9) For the first half section of the manuscript, the authors focus on SINV and claim that Piwi4 preferentially binds with piRNAs from viruses. But in the second half section, the authors switch to CFAV and propose that Piwi4 mainly binds with piRNA from EVE, but not viruses. The Discussion should address this dichotomy more explicitly; do these two ideas contradict?

The first half of our manuscript describes the role of Piwi4 in acute arboviral infections, especially in the case of SINV infection. We show that Piwi4 binds to antisense SINV-derived piRNAs and is required for their methylation. We also demonstrate that Piwi4 acts as antiviral factor against SINV (and also CHIKV and DENV2) in cell culture and in adult female mosquitoes (in the case of DENV2). We then demonstrate that inhibition of vDNA production in mosquito cells leads to a decrease in v-piRNA production and an increase in viral replication. This suggests that the antiviral piRNAs bound by Piwi4 originate from vDNA transcription. During acute viral infection, the reverse-transcription of viral RNA genomes into vDNA leads to the production of two viral nucleic acid elements indistinguishable by deep-sequencing. In contrast, by re-sequencing the genome of Aag2 cells, we identified endogenized viral elements (EVEs) from a Cell Fusing Agent Virus (CFAV) strain distinct from the related CFAV strain that persistently infects Aag2 cells. We thus leveraged our ability to distinguish between piRNAs derived from CFAV EVEs and those derived from replicating CFAV to further our understanding of Piwi4 antiviral role. We found that Piwi4 binds specifically to piRNAs derived from EVEs and not from the replicating RNA virus. Since Piwi4 restricts viral replication during acute and persistent infection, and vDNA formation is involved in antiviral defense, our results suggest that Piwi4 binds to vDNA-derived piRNAs in both acute and persistent infections.

Title:

The title is overstated, for the current version of the manuscript, as the antiviral adaptive immunity examined in the manuscript is characterized only in mosquito cell lines.

Title has been changed to:

Control of RNA viruses in mosquito cells through the acquisition of viral DNA and endogenous viral elements

[Editors' note: further revisions were requested prior to acceptance, as described below.]

Essential revisions:

One major issue remains, that was brought up in the earlier reviews, and still requires attention. In particular, a key prediction of the models is that control of the engineered SINV, containing the sense-strand of the CFAV EVE, should be dependent on Piwi4. This needs to be tested. It should be a straight forward experiment given the tools already in-hand.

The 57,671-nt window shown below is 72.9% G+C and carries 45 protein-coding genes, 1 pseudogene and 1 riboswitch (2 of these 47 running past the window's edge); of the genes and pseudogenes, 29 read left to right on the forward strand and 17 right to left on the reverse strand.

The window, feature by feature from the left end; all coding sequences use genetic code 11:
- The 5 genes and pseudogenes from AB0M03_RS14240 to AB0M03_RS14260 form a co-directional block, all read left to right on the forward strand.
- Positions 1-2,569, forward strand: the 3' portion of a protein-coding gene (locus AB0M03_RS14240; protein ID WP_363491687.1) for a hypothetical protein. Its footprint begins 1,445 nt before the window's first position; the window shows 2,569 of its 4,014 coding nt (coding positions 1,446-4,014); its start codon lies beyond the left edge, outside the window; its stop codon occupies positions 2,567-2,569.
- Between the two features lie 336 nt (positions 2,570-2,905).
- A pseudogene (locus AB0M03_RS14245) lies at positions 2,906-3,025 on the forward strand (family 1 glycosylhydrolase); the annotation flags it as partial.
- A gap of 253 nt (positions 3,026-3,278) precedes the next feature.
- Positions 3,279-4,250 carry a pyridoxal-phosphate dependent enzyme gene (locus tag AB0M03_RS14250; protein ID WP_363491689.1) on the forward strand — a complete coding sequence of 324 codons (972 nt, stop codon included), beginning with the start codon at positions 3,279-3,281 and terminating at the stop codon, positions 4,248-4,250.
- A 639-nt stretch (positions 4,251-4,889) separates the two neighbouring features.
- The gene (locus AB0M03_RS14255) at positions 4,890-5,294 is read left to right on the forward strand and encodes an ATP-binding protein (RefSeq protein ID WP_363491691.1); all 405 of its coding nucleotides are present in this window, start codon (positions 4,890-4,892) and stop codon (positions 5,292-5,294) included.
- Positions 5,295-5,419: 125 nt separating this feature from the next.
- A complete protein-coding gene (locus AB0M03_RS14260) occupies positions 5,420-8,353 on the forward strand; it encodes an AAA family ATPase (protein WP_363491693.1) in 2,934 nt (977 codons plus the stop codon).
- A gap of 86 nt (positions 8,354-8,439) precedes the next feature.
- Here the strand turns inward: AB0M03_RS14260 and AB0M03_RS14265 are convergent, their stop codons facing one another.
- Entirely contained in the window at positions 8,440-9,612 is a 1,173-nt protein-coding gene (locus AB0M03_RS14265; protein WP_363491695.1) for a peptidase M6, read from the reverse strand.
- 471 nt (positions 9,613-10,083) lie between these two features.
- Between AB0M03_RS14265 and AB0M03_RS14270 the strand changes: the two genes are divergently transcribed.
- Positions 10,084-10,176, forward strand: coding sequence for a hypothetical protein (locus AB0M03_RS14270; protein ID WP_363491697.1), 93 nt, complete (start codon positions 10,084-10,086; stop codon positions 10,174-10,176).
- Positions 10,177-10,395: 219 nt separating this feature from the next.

To address the essential revision identified by the Editors on the role of Piwi4 in EVE-piRNA antiviral activity, we have now conducted an experiment in 4 independent biological replicates using Sindbis virus strains engineered to express the firefly luciferase reporter gene and a sense or antisense EVE target sequence, in the context of Piwi4 knock down in Aag2 cells. Specific inhibition of the sense EVE target containing virus was assessed as the ratio of luciferase activity from the virus strain with the antisense EVE (AS) over the strain with the sense EVE (S). In control cells (treated with dsRNA against eGFP), the relative viral replication advantage of the AS EVE containing virus over its S EVE counterparts increased over a 4 day time course. On the contrary, this ratio was significantly reduced at 48, 72 and 96 hours post infection (hpi) in Piwi4 knock-down Aag2 cells (Wilcoxon Signed Rank test, n=4 independent experiments). These results are now in Figure 7—figure supplement 2, and confirm that Piwi4 is involved in the specific inhibition of viruses containing EVE-piRNA targets.

Taken together, our results indicate that EVE-piRNAs are loaded onto Piwi4 and can exert sequence-specific antiviral immunity in Aedes aegypti cells.

In the absence of any available specific Piwi4 antibody, we used overexpression of a tagged Piwi4 construct to perform Piwi4 pull down followed by small RNA-seq to identify small RNA species associated with Piwi4. If overexpression was to increase non-specific binding of piRNAs by the tagged Piwi4, one would expect to see a bias for the most abundant small RNA species, in origin and/or size. However, we have provided 3 levels of control that indicate that our data are very likely representative of the behavior of the endogenous Piwi4.